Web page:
In Dirlek's attempt to pinpoint the era of postcolonialism in his essay "The Postcolonial Aura", he suggests three definitions: "literal description of conditions in formerly colonial societies [...] "global condition after the period of colonialism" and lastly, "a discourse on the above-named conditions" (563-64). Over the last weeks, we have focused on the last, learning … Continue reading Jam Tomorrow
If this were a film blog, I'd love to talk about the sound design in Persepolis. The ominous sounds of the tanks as they moved in, the wheels of the bicycle as the children chased after it, the frantic footsteps as the young men were chased across the roof; if you weren't wearing headphones while … Continue reading It’s not about the head scarf, it’s about who decides the head scarf must be worn.
Note: I apologize to my classmates for missing last week's discussion. My time management skills apparently had not yet returned from break. I have since forcibly extracted them from the void and, battered as they are, am working diligently to get them ship-shape. Considering the time-stamp on this post, they are still a little...disgruntled. Language is like … Continue reading None are named “All of You”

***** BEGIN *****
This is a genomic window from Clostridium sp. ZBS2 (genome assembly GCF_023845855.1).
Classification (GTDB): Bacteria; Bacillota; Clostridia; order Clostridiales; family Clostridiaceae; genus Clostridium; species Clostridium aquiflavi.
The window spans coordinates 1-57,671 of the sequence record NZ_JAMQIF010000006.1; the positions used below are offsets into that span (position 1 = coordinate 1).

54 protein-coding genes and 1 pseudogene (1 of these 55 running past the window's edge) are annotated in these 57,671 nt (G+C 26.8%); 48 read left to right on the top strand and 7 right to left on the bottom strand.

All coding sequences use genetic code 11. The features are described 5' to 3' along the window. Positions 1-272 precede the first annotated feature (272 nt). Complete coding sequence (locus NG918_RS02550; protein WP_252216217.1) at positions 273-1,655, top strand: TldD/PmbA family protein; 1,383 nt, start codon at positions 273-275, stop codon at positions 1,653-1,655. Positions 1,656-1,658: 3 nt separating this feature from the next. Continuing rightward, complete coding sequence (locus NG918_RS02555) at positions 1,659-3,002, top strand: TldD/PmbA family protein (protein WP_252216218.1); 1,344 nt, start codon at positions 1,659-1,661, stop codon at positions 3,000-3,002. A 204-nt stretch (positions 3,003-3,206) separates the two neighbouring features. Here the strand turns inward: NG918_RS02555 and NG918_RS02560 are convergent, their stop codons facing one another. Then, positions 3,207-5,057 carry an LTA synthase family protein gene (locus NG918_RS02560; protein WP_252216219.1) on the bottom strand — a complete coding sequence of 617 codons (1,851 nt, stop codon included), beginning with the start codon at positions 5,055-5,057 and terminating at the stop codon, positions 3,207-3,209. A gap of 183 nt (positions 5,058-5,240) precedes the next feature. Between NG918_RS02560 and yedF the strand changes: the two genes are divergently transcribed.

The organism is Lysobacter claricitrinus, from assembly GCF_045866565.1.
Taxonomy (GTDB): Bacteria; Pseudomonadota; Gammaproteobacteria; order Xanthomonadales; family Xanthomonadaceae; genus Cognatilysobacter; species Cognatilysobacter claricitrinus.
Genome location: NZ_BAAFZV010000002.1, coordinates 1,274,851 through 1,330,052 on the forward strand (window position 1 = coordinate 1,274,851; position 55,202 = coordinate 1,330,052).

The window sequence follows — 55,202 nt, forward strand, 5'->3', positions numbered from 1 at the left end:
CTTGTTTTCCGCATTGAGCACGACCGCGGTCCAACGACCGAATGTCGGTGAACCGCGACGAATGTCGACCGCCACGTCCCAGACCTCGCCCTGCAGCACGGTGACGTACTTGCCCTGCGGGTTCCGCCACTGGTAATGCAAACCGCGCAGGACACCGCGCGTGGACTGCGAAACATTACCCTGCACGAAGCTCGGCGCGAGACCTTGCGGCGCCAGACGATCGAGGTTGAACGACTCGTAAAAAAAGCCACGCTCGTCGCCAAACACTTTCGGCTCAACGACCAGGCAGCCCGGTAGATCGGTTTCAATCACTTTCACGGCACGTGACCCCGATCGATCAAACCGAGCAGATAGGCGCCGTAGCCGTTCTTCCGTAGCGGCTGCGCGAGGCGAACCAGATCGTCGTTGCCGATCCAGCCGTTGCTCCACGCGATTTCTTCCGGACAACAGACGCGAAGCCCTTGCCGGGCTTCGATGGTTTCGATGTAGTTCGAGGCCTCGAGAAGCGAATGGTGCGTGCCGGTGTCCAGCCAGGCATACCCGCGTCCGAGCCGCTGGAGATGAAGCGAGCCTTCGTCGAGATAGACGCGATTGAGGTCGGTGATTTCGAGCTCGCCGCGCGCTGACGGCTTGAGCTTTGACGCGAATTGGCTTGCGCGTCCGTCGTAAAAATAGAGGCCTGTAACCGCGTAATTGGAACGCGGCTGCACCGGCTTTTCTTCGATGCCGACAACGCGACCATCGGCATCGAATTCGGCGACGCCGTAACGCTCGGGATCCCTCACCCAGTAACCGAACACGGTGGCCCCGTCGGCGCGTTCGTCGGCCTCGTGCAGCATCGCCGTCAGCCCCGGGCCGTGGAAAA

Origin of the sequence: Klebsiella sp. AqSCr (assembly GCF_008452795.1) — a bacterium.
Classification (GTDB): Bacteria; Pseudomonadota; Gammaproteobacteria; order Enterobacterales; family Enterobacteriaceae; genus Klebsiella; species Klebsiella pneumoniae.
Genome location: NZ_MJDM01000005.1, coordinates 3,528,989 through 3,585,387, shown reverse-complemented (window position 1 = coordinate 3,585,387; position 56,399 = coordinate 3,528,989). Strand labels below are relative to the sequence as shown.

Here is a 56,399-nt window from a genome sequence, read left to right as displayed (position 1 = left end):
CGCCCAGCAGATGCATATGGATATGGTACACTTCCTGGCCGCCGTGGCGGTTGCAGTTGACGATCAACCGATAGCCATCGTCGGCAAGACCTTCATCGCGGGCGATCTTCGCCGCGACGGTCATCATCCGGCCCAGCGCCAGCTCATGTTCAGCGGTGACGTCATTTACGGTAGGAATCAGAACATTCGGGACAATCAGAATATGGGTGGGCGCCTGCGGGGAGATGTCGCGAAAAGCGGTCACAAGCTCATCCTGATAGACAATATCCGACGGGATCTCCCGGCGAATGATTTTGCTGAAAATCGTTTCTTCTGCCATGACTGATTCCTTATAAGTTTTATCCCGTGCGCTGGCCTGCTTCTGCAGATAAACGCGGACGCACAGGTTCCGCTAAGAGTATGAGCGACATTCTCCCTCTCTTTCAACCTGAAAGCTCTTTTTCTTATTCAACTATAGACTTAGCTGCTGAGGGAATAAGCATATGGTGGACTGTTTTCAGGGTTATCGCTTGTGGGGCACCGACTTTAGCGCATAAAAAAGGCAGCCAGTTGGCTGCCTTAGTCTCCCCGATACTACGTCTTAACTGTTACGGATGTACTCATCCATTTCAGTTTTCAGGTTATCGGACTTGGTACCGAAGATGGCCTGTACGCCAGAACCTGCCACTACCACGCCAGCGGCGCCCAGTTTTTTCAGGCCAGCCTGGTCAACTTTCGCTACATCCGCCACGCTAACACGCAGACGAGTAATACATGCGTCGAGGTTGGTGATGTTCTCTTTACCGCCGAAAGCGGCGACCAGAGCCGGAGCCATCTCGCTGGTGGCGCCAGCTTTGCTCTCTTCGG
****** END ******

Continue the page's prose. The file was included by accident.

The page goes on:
Your listening for this post: When I read Dr. Clemens' post about this week's reading, I was worried that "the most depressing book they have read" consensus of Nawal El Saadawi's Woman at Point Zero would unduly influence me. It prepared me, in some ways, to build up a wall against what I might find. Thankfully, Saadawi's … Continue reading “Because he’s naked and ashamed”
Another post, another disclaimer. I am an atheist and have been all my life. I come away from this week’s readings troubled with how I can explain my distrust of indoctrinating children into religion without being disrespectful of an adult’s choice in their personal faith. In many ways Gyasi’s “Inscape” spoke to me, trying to … Continue reading Not All Women